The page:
Tag Archives: Critical Distance

BBC World Service to get more money, but less influence?

(Image source: BBC)

(Image source: BBC)

Jonathan Marks takes a look at the future of the BBC World Service under the umbrella of the BBC News group board.

His conclusion? Just doing the news may be “too narrow a remit.”

I tend to agree.

Read for yourself on Jonathan’s blog, Critical Distance.

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Jonathan reminds us that history keeps repeating itself

1-RadioListening2Current events in the Ukraine and Crimea remind Jonathan Marks that history–especially as broadcast over the airwaves–repeats itself:

“History keeps repeating itself, both on the ground and on the radio. The theatre going on in Crimea and Ukraine at the moment remind me of other situations. But there is a difference. The programmes below [click here] were all made when the Russian’s had an external broadcasting service called Radio Moscow, later renamed as Voice of Russia. Just as Voice of America shouted at the Russia, so Voice of Russia shouted back.”

Continue reading Jonathan’s full article, complete with audio and video clips, on his blog Critical Distance.

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Jonathan Marks on what went wrong with shortwave

radio_vaticanaCheck out Jonathan Mark’s blog Critical Distance for his take on why many shortwave broadcasters have failed over the years.

Hint: the same is true for any broadcaster regardless of delivery medium–content is king.

Click here to read the full post.

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Russia “quietly” ends longwave services

Zenith Transoceanic tuned to shortwaveThe BBC reports that Russia has “quietly switched off nearly all of its long-wave transmitters, ending almost nine decades of broadcasting – as cost finally catches up on the medium.” Read the full story on the BBC News.

Not a huge surprise as many countries are pulling the plug on longwave, despite the medium’s large local broadcasting footprint. It does make one wonder if VOR shortwave could also be pulled with little fanfare or warning.

Indeed, check out Jonathan Marks’ comments on the changes at the (former) Voice of Russia which we’ve mentioned has at least, administratively, been liquidated and consolidated.

I can tell you that for those of us in North America, VOR is now a much harder catch on shortwave–a very strange shift from the ubiquity of the broadcaster’s signal in past decades.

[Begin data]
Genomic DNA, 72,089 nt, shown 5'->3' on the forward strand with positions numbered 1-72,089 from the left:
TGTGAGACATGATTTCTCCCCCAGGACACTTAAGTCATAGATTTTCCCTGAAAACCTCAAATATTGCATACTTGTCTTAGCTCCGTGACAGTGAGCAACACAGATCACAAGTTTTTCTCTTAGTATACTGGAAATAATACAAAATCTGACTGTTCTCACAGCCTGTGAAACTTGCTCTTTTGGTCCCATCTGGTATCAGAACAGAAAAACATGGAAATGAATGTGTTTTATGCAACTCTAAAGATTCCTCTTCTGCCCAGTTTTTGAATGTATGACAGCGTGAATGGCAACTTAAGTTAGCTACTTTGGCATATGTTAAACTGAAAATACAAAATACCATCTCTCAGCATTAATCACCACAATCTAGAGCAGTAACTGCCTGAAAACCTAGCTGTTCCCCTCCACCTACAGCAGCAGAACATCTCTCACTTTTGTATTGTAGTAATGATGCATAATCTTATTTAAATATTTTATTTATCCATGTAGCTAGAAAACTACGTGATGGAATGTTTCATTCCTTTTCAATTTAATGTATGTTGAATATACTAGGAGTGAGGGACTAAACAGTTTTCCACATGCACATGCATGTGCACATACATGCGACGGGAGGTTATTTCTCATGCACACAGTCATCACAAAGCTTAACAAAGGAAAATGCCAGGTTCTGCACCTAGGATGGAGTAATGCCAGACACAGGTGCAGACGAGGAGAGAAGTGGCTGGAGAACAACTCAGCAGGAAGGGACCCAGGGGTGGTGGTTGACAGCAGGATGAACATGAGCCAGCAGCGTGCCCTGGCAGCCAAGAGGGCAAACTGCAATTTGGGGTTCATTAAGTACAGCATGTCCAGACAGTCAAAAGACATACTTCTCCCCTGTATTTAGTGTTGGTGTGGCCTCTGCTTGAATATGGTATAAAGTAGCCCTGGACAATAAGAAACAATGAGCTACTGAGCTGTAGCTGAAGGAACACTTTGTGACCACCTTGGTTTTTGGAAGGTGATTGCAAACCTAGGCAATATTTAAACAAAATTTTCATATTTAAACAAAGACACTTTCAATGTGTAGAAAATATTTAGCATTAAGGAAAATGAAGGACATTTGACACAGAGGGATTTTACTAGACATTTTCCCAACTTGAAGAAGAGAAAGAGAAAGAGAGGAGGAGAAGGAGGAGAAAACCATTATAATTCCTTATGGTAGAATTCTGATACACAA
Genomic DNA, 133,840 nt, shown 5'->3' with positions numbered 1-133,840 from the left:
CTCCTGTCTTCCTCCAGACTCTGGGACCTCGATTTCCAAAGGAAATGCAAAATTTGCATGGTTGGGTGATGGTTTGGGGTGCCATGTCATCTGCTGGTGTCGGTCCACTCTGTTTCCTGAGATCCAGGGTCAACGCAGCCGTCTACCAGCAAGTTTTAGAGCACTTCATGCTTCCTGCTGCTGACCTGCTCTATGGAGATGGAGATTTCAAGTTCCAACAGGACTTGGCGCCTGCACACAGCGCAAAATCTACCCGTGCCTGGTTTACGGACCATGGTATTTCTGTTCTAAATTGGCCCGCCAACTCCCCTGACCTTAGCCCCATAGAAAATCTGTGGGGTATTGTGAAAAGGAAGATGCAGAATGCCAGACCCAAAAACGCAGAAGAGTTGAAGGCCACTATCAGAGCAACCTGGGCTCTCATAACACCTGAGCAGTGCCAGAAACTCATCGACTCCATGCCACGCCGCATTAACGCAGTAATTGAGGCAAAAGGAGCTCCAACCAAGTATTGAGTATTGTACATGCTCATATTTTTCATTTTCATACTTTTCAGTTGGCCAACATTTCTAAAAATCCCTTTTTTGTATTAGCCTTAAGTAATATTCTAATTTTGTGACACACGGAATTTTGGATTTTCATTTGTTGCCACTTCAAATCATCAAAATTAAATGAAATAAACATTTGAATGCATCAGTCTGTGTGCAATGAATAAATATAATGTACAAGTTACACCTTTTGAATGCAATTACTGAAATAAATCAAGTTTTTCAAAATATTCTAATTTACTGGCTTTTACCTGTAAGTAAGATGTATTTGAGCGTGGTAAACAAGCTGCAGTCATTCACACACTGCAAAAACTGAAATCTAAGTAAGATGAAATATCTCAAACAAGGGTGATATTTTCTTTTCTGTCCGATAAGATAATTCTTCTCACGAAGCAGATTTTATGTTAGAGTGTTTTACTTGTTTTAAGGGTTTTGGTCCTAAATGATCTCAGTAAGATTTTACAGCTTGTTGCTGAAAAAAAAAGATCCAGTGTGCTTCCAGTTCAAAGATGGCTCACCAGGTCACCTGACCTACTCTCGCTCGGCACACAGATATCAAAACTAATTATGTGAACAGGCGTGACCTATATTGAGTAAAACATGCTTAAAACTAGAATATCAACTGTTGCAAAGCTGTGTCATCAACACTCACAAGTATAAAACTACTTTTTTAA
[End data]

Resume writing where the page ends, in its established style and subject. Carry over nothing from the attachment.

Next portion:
But if you want to hear frank, public comments about how these changes are affecting the staff of VOR, just bookmark and listen to From Moscow With Love. Hosts Vasily and Natasha happily march to their own beat and comment openly to listener inquiries.

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Concerns about the BBC World Service after reorganization

BBC-World-ServiceJonathan Marks of the weblog Critical Distance writes:

Bumped into an interesting document on the voice of the listener and viewer site in the UK.

They seem to be concerned that BBC will reorganise so that BBC World Service won’t get representation high enough in the organisation. I have heard it said that this was a problem during the days of Sam Younger 1994-1998. BBC World Service will need a powerful voice to show its value. The licence fee is a continuous debate in the UK. But it surprises me that BBC WS doesn’t really have an organised listener foundation like the VLV. Those resident in the UK are not the target audience for the BBC WS.


Thank you, Jonathan. Indeed, I often wonder if RCI would have been struck so hard by (CBC) cuts if the international broadcaster had a strong leader; one who looked to innovate and adapt.

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Jonathan comments on the efficacy of Deutsche Welle’s Global Media Forum

(Image Source: Critical Distance)

(Image Source: Critical Distance)

Jonathan Marks writes:

“Shortwave radio stations rarely did public events in my day as editor in chief. Radio stations often played around with the idea of having an Internet café at the studios, especially music stations like Capital Radio in London at Leicester Sq. For the last few years DW has been building an annual discussion forum. Although not open to the general public, it has now grown to a point where many NGO’s seem to drop in. But DW needs to watch competition from other media organisations because others in Germany are building more participatory conversations.”

Click here for Jonathan Mark’s post regarding the Global Media Forum on Critical Distance.

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